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5 Reasons to Stop Drinking Energy Drinks

Health + Wellness

Energy drinks have been touted as a virtual fountain of miracles. Ads imply they give you not only energy but stamina, strength, alertness, good health and the ability to perform amazing athletic and intellectual feats. But a new report this week from the UN's World Health Organization is merely the latest piece of evidence suggesting you might as well stick with that cup of coffee that can actually be good for you.

Energy drinks are marketed as refreshing and stimulating, but be careful how many you consume.
Photo credit: Shutterstock

What's the problem? There are several things you might want to pay attention to before you reach for another can or bottle of your favorite energy drink.

1. While everyone is aware of coffee's caffeine content and pretty savvy about how much they can handle, people are less likely to be aware of and regulate their caffeine content from energy drinks. After all, they are so sparkling and refreshing and often come in fruity flavors. But they can cause nausea, heart palpitations and high blood pressure if consumed in large quantities and maybe possibly have even been linked to a death or two—do you really want to take the risk?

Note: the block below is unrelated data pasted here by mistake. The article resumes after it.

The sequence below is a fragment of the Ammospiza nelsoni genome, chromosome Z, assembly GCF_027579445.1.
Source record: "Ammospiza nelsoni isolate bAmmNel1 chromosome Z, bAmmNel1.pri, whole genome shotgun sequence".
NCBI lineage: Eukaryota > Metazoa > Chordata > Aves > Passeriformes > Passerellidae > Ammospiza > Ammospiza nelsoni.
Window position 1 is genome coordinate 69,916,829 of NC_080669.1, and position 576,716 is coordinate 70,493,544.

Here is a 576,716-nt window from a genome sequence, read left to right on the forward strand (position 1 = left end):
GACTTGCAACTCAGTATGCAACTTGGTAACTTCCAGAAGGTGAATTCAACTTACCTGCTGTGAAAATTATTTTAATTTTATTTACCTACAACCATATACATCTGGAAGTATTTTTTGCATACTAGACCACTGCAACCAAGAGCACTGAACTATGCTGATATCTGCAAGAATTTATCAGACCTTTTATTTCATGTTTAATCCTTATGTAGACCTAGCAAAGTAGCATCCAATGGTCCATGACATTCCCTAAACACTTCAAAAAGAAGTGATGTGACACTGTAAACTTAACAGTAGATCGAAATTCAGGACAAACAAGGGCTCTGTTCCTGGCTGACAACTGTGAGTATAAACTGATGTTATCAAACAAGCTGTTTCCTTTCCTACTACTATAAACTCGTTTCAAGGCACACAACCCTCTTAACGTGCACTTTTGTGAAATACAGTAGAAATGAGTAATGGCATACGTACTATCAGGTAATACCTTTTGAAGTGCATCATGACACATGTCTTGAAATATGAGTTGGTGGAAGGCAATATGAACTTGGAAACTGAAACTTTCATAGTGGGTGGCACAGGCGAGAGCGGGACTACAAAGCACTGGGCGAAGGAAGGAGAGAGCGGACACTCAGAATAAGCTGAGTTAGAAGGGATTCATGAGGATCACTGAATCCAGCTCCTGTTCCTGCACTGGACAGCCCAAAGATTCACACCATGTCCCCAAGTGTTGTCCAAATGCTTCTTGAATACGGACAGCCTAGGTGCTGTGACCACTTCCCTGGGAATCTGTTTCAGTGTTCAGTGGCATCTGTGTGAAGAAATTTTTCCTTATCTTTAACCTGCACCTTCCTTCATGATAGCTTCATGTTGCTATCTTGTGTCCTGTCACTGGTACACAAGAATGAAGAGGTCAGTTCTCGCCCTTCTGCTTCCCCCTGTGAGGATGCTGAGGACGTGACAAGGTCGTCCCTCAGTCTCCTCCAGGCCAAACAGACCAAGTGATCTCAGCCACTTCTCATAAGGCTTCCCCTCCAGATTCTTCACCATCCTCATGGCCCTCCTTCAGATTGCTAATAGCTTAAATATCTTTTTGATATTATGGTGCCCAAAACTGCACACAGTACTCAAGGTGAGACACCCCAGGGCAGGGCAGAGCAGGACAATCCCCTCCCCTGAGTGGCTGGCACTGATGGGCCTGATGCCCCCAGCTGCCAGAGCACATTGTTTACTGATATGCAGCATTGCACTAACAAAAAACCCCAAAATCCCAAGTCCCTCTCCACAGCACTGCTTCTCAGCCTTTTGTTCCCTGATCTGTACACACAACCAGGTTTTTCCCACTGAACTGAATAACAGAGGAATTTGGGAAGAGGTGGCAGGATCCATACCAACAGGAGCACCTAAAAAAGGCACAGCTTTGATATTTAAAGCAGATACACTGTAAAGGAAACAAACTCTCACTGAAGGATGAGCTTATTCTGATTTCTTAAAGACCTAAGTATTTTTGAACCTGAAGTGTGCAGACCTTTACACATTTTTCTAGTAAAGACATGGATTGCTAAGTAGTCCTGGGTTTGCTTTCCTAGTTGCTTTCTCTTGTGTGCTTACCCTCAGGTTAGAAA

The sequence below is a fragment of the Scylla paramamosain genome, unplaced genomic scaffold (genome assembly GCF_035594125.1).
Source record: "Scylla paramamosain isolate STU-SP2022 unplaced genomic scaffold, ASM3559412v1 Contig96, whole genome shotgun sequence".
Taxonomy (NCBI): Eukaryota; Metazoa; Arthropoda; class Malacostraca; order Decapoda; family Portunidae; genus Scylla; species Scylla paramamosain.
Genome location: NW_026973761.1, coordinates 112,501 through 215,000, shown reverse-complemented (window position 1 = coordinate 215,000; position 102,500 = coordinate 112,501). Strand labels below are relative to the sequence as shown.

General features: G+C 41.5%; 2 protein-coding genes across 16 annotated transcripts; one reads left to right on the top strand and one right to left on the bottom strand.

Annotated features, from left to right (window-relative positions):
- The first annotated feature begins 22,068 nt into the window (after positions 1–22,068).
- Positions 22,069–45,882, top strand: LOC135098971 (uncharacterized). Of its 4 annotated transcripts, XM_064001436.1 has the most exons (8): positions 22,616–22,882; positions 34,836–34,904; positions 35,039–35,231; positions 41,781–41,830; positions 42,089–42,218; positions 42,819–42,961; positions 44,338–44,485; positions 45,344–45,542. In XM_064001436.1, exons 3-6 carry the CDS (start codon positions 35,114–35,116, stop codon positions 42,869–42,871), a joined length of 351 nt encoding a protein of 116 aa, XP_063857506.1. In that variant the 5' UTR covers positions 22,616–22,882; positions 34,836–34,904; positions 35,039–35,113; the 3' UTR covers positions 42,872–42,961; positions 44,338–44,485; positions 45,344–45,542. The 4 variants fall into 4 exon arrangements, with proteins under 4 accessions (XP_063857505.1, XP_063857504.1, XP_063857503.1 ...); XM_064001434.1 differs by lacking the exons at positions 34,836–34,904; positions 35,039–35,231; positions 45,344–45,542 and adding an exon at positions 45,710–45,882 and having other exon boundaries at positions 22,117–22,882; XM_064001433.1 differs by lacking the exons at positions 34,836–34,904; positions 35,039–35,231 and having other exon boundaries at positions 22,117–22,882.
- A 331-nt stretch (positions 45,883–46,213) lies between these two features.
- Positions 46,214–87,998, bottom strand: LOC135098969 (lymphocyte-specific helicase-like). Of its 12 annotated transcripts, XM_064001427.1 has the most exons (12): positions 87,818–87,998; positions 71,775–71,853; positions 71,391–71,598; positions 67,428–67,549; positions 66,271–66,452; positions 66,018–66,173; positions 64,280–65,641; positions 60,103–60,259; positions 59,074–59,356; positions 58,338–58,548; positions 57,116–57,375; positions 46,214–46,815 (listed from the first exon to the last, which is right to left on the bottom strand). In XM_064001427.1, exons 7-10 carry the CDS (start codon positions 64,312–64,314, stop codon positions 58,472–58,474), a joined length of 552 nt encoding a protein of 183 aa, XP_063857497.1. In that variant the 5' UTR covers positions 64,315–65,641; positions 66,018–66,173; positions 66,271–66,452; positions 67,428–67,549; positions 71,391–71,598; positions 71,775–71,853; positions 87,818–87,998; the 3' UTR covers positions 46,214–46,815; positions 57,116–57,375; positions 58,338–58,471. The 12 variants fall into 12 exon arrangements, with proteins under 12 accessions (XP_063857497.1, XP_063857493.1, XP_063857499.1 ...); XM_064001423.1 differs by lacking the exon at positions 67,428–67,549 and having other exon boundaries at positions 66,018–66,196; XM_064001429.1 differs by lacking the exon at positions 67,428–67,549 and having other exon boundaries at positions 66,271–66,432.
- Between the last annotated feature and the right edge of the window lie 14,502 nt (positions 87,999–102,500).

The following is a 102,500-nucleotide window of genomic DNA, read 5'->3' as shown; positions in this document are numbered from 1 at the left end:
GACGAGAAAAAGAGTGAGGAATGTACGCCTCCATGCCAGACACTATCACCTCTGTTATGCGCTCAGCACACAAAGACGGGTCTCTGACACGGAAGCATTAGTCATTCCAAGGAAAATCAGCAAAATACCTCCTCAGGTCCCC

2. Many of them are packed with sugar or even (shudder) high fructose corn syrup. You already know that increasing your sugar intake dramatically isn't a good thing. Tooth decay, weight gain, inflammation, diabetes, metabolic issues and many other negative health effects effects follow elevated sugar consumption. Sugar is one ingredient you probably get more than enough of—it's in everything!—and you don't need a drink that ups your daily intake.

3. Mixing energy drinks and alcohol is especially dangerous. An Australian study that came out this summer found that the combination made you want to drink more. While the study said it didn't know why, it was clear that that drinking the two together increased craving for alcohol above drinking alcohol alone. Other studies have suggested that energy drinks mask signs of intoxication that might tell you to slow down your drinking. Many states have banned alcoholic drinks containing caffeine for that reason.

2. If you have kids or teens around, don't think energy drinks are a safer substitute for the huge amounts of soda. Kids and teens who are already easily overstimulated and overstressed don't need a jolt of caffeine and sugar. This is one group that doesn't need a drink to give it energy.

5. You're spending a lot of money for little benefit. Eat a balanced diet, drink lots of water, get enough sleep and exercise regularly. All those things will cost you less and make you feel more energetic and alert. There's just no miracle in a bottle or can and no substitute for a health lifestyle.

An occasional energy drink isn't going to do you any harm. But with marketing trying to push them as part of our daily routine, it's smart to know what you're drinking and swig it in moderation.

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